Due process for all citizen guarantees that the parties involved will receive a fair and orderly proceeding. The last aspect of the Fifth Amendment that affect law enforcement is the promise that the government will not seize private property without paying market value. This effects the courts and law enforcement, but every day citizens. Under the write of execution is a court order granted to put in force a judgment of possession obtained by plaintiff from a court. This affects citizens, because they may have civil court cases against plaintiffs or business that have done corrupt business. In the Sixth Amendment and Hearsay guarantees that each suspect of criminal defendant the right to have counsel and with the witness against him.
The Sixth Amendment also states that no hearsay shall be intended for use in criminal case. The intention of the Sixth Amendment was originally intended to make sure that every defendant would have an attorney when they went to trial. The way that the Sixth Amendment affect law enforcement is the extensions of the right to counsel. Criminal procedures and investigations are constantly changing and the criminal suspect must be read his Miranda rights which directly intertwines with Fifth Amendment. Many times in the past the criminal suspects were not given counsel and during their interrogations the accused produced pretrial information that eventually settled the accused fate prior to court or criminal proceedings.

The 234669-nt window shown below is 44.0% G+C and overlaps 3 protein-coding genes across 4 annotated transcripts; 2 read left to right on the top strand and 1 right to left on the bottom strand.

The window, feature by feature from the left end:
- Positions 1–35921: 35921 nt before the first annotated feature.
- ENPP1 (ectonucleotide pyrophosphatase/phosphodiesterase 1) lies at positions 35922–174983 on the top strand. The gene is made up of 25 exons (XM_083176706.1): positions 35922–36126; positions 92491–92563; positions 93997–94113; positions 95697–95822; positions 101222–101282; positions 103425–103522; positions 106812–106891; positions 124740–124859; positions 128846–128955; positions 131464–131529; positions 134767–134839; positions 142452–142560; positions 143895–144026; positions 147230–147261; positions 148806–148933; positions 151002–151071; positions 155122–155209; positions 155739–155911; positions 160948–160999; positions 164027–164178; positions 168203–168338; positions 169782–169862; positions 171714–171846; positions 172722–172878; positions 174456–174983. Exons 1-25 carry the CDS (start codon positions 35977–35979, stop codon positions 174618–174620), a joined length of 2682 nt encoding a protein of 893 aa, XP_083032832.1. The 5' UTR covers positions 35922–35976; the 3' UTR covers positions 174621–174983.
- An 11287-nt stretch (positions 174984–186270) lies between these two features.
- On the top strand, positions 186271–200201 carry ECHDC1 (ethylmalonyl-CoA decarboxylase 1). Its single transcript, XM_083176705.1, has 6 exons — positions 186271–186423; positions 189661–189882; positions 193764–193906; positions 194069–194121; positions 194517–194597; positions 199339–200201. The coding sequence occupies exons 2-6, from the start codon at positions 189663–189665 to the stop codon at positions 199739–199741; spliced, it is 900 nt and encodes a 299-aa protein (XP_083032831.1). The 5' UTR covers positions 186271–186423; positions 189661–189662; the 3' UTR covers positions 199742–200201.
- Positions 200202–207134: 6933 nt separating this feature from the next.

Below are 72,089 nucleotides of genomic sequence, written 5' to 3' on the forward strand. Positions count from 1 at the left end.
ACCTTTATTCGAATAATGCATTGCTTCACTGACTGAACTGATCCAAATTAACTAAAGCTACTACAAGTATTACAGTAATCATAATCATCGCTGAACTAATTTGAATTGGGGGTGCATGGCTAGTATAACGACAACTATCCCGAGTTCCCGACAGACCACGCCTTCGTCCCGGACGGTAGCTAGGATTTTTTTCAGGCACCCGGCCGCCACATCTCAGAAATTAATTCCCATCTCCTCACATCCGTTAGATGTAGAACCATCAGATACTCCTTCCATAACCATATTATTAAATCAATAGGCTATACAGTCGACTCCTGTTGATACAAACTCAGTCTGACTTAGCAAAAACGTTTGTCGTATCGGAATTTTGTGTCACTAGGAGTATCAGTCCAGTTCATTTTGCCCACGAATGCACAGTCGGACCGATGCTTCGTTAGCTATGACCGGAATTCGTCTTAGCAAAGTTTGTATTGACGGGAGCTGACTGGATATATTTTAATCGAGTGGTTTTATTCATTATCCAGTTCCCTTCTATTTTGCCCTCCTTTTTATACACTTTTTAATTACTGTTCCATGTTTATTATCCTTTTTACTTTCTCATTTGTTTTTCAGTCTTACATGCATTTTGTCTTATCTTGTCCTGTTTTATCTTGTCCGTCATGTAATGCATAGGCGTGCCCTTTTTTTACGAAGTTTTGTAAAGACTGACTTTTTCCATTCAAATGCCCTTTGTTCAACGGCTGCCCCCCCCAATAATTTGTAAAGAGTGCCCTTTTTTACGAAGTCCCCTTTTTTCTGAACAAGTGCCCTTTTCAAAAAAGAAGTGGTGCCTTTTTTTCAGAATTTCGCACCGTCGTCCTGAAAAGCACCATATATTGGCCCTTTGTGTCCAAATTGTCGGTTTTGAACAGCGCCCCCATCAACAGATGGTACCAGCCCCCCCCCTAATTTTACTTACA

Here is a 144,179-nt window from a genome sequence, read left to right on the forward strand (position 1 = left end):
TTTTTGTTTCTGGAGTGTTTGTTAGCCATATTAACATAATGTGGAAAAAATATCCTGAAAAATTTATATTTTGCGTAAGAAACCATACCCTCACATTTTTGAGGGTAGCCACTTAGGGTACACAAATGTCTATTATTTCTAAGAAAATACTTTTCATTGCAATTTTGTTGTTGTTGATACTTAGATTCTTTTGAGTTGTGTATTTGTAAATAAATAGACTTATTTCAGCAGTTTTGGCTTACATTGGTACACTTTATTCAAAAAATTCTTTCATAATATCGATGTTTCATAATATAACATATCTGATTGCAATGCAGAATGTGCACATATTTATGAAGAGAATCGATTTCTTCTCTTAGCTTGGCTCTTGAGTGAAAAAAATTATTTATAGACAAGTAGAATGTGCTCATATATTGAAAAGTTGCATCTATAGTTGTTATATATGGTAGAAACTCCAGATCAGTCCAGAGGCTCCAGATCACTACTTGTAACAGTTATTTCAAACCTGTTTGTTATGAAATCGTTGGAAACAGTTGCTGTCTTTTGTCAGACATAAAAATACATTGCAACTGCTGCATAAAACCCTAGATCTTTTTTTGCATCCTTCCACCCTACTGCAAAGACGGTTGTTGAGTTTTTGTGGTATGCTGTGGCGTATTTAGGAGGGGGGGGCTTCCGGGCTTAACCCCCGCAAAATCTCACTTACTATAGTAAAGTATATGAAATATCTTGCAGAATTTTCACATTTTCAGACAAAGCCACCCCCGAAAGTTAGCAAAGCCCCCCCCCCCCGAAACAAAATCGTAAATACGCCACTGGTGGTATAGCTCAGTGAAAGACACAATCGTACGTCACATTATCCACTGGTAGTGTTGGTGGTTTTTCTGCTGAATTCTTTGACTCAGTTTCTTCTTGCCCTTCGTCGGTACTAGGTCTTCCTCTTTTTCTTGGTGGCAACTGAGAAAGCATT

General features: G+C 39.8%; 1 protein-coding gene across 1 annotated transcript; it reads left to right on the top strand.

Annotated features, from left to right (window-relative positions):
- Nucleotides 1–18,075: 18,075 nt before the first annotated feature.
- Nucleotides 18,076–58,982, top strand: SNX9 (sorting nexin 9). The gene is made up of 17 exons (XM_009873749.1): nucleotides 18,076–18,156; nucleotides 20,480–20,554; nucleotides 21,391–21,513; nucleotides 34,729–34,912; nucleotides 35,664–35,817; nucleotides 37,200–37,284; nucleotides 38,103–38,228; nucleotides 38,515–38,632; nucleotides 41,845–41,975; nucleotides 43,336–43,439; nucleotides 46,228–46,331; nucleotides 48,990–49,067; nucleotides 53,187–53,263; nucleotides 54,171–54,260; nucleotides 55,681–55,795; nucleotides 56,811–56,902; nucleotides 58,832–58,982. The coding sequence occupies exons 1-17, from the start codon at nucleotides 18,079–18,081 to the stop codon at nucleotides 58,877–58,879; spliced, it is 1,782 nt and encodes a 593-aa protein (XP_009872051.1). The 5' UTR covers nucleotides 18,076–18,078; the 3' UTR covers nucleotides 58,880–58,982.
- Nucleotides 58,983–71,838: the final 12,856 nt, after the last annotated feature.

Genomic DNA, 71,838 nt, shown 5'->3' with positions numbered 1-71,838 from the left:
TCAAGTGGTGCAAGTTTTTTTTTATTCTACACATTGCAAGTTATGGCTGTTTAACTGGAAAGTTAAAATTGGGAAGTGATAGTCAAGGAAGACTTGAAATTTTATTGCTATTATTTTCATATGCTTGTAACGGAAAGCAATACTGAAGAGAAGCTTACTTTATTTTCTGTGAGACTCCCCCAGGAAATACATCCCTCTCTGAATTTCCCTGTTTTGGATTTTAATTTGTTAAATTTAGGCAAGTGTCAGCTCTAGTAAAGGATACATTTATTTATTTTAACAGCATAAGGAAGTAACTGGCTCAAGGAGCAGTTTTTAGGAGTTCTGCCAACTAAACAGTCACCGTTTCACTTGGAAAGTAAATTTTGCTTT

In the criminal court case of Estes v. Texas back in 1965, the Supreme Court decided that the media presence in the courtroom was affect the defendant’s ability to receive a fair trial. These Bill of Rights that have been ratified, revisited, and re-examined in many court cases as mentioned above. One could conclude, that the criminal justice system is an ever changing and evolving system. Every year, laws become revised and bills are re-examined. This is due to the changing economy and world. The economy directly affects criminal activity. The Bill of Rights re-examined what our Founders of this great country have already established and has finely tuned over the years.
Since the construction of the United States Constitution, twenty-seven amendments have been added to the United States Constitution since 1789. These twenty-seven amendments that have already been added just proves that the criminal justice system is indeed an evolving system that changes with society and the world that surrounds it. The most significant rights or guarantees for any citizen or individual protected by civil rights are included in the ratification of the Bill of Rights which are the Amendment one through ten. Throughout the history of the United States of America, we can conclude from the many events have been seen and passed, all have been or will leave their mark on our nation.
As mentioned earlier throughout this essay, that as the times age, people change along with our government, Many of these changes occur or happen in our everyday life or affect us directly. We are often ignorant of these changes until they touch us. Impacts of these severities are a direct result of our changing lives and our ever changing Amendment. Our Founding Fathers constructed this map or guide line that the children of America must adopt. The Constitution being one of the oldest documents in United States history, to by many to have said that the Constitution has “stood the test of time”.